Mirabia draws inspiration from every day things, turning musings about ordinary experiences into metaphors for life. Themes about animals and nature play a big role in her lyrics. For instance, the duo’s newest song “Quills” is about a camping trip Mirabia and Jake took, where there were an abundance of porcupines, doing what porcupines do, and a quill that lodged in Jake’s foot when he was trying to get close enough to take a picture. Mirabai describes the song as a metaphor for trying to get close to someone you love. Another song, “Ostrich Eyes,” was inspired by the death of Mirabai’s goldfish. It’s a made up story about an ostrich that pokes fun at the way, when you’re a kid, you lose a pet and get a new one, and problem solved! You’re not sad anymore. Jake proclaims this to be his favorite song. “It’s amazing! It sounds like an Arthurian legend.” “Rope Grown” is about Mirabia working at a fish market for three summers and picking lobster meat. She became so fast at it that the repetition of it developed into a mantra in her head, “knuckle, claw, tail,” which is what she’s singing on the track. The Siddha Yoga that Mirabai and Jake learned growing up, which involves the use of music and mantras in meditation, is another stylistic influence.
Jake has an ironic sense of humor and is masterful at creating complex sounds with electronic instrumentation. (He was amused when I inarticulately described them as “electronic people,” which I think would be a great song title, no?) Jake said that the music he produces sounds complex, but it’s really not. “It’s simple. It’s repetition. It’s multiple layers, and I think you hear or can experience the same profound repetitive effect from music like the mantras we listened to growing up. Consciously or unconsciously, a lot of the songs are based upon these really sort of ancient root structures for music and religious hymns. “Cousinfriends” exemplifies that because it’s two chords and a sampled guitar riff. It’s very, very simple. She’s singing about her cousins. There’s no great mystery. You write about what you know.” Their creative process is improvisational. “We throw stuff at the wall and whatever sticks, sticks,” he said. Or Mirabai will come to him with a funny sound she has in mind, then she’ll write the lyrics, and Jake will write the music or tie a piece of music he already has created to her efforts.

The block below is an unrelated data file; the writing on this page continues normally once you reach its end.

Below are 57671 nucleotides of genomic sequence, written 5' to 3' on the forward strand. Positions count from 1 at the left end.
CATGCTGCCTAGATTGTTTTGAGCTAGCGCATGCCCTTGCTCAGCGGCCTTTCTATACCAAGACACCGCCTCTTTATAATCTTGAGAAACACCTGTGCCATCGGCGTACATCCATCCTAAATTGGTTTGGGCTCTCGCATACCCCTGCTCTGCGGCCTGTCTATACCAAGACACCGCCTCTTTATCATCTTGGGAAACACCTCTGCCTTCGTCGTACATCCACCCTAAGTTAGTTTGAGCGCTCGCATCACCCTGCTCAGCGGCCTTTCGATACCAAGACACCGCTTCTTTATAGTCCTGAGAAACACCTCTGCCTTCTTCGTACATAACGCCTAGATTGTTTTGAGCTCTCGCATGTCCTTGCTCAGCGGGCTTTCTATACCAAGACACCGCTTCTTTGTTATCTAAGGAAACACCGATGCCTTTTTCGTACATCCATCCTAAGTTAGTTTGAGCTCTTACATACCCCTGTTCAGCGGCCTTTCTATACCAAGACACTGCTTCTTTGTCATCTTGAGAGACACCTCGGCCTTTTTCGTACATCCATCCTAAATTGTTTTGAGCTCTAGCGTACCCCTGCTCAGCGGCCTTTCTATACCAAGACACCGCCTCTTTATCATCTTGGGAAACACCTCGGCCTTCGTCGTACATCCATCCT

One of the experiential components of Contrapposto is that they employ costumes and artful stage make up in their performances. Their intent is to create a theatrical production that is different each time. They describe being given giant rams’ heads by their friend who owns the African Museum of Tribal Art in Portland and employing them in their costuming. Jake said that they had fun reinventing their (the rams’ heads’) purpose in the world, joking that he used one to create a Contrapposto shrine and gave it food, incense and orange soda, but it was rained on. I half believed him!
Judging from their performance on the Wicked Good Music Hour, it’s hard to believe that Jake and Mirabai have only been working together as Contrapposto for about a year. Mirabai said that they have been lucky to have played quite a few venues in Portland, but they’re ready to branch out. Contrapposto opened for Human Sexual Response’s reunion show in Boston last November, which they agree was “amazing and terrifying.” Over 2000 people attended, and it was only Contrapposto’s 4th show. Mirabia created elaborate costumes for the show, and they had a lot of fun with the experience. It was also the first time Mirabai had a chance to see her uncles perform live. A performance at the Planetarium is planned for mid-January. They’re both excited about that show because they will be able to project imagery onto the ceiling, though they haven’t decided yet what the imagery will be. The curious should plan to check out the show and see for themselves! Contrapposto has a 3 song EP out, and they’re in the process of finishing enough songs to put together an album. They have 8 songs in their line up now. Mirabai said that since the EP came out, their style has changed, and they want to keep their music “fresh.” Their goal is to finish the album and go on tour. I, for one, will be rooting for their success!
To learn more about Contrapposto, visit their website and Facebook pages.